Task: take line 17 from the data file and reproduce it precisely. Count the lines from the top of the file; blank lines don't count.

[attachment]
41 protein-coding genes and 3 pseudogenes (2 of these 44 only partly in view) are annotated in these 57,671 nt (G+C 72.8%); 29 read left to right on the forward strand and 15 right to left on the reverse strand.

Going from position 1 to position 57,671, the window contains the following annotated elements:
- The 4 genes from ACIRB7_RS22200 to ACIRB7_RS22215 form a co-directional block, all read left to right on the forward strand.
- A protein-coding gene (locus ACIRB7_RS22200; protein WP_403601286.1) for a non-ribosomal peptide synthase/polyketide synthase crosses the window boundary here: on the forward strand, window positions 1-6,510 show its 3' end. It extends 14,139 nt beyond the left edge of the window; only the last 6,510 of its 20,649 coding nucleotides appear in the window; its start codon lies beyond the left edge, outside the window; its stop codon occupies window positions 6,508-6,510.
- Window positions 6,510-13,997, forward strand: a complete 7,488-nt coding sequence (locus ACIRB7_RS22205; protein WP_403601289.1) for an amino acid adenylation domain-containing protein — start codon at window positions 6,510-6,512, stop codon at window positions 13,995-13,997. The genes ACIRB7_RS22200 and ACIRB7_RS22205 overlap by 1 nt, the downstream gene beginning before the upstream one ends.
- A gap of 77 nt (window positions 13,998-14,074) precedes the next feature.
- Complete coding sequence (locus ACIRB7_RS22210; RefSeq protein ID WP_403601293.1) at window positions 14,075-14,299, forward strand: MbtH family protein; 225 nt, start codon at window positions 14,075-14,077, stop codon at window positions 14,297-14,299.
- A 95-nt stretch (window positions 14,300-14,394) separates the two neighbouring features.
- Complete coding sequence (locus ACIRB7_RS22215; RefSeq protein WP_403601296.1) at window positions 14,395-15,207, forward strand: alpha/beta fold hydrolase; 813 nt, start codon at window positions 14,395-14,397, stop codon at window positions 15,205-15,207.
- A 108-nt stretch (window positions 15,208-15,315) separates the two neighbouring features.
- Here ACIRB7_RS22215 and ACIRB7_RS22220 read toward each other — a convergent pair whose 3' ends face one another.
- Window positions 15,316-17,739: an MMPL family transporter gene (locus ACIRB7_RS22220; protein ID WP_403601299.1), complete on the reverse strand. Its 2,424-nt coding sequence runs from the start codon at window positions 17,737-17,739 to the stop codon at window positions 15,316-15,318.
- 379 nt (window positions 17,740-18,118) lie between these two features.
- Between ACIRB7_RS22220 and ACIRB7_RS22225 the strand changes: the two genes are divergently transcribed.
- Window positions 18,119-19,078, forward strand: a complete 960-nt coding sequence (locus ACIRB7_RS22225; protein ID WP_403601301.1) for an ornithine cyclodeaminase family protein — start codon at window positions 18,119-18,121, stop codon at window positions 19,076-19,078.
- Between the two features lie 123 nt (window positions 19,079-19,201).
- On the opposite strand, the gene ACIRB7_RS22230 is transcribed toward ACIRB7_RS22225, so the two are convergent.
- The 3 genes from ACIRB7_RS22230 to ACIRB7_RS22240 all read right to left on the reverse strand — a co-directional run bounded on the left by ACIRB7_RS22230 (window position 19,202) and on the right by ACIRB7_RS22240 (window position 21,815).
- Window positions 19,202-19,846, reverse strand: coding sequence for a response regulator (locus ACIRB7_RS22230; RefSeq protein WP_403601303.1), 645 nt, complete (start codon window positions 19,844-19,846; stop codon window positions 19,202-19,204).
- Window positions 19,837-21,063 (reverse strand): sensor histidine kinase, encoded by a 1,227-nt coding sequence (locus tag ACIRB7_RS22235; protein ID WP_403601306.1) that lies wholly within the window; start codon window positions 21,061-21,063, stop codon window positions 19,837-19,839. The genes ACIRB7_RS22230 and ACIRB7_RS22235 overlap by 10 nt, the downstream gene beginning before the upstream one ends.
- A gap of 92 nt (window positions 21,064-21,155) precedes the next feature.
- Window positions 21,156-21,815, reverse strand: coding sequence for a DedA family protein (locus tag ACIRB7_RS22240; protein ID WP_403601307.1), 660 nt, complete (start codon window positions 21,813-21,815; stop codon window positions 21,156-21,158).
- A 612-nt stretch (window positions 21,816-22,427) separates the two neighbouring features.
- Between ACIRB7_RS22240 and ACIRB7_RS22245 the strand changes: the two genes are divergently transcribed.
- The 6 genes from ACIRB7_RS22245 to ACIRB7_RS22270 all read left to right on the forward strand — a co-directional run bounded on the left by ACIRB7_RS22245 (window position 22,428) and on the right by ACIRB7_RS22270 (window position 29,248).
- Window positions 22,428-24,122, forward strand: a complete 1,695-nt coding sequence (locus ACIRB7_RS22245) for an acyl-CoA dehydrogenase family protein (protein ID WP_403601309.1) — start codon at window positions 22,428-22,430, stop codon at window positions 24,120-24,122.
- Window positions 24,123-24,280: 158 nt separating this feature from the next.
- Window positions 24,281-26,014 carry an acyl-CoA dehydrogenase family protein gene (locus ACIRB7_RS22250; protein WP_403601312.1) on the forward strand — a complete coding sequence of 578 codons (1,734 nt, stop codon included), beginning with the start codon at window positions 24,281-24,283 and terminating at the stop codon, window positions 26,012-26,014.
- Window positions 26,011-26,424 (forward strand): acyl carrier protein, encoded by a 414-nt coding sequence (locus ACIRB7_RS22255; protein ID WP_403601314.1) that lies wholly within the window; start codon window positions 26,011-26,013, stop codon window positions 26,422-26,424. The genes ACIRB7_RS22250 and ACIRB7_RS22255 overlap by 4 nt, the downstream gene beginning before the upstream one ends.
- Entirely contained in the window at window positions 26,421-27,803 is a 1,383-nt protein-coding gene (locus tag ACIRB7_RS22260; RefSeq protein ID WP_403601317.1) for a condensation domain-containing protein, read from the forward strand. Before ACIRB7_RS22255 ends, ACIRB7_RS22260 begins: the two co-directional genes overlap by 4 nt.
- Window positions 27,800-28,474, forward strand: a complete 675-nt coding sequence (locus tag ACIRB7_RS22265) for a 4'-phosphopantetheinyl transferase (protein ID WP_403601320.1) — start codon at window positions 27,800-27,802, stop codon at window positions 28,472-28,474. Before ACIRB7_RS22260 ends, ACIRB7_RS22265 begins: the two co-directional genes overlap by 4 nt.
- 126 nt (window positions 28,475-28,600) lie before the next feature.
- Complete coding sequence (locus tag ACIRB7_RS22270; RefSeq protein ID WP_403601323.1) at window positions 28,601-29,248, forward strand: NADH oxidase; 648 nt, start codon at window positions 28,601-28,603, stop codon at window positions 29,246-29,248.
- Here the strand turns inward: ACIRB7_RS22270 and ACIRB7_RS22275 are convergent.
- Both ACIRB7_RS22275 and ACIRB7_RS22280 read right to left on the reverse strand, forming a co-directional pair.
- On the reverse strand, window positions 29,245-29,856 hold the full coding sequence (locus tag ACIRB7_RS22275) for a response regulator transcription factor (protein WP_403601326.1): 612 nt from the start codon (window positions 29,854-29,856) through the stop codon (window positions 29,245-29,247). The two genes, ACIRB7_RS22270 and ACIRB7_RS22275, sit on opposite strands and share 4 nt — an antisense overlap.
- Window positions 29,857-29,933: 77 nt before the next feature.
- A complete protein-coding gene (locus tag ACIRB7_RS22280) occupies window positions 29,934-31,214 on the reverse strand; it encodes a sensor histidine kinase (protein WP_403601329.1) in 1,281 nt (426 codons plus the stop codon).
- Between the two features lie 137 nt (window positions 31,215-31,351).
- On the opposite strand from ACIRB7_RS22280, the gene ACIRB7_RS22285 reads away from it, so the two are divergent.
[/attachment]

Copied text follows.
- On the opposite strand, the gene ACIRB7_RS22230 is transcribed toward ACIRB7_RS22225, so the two are convergent.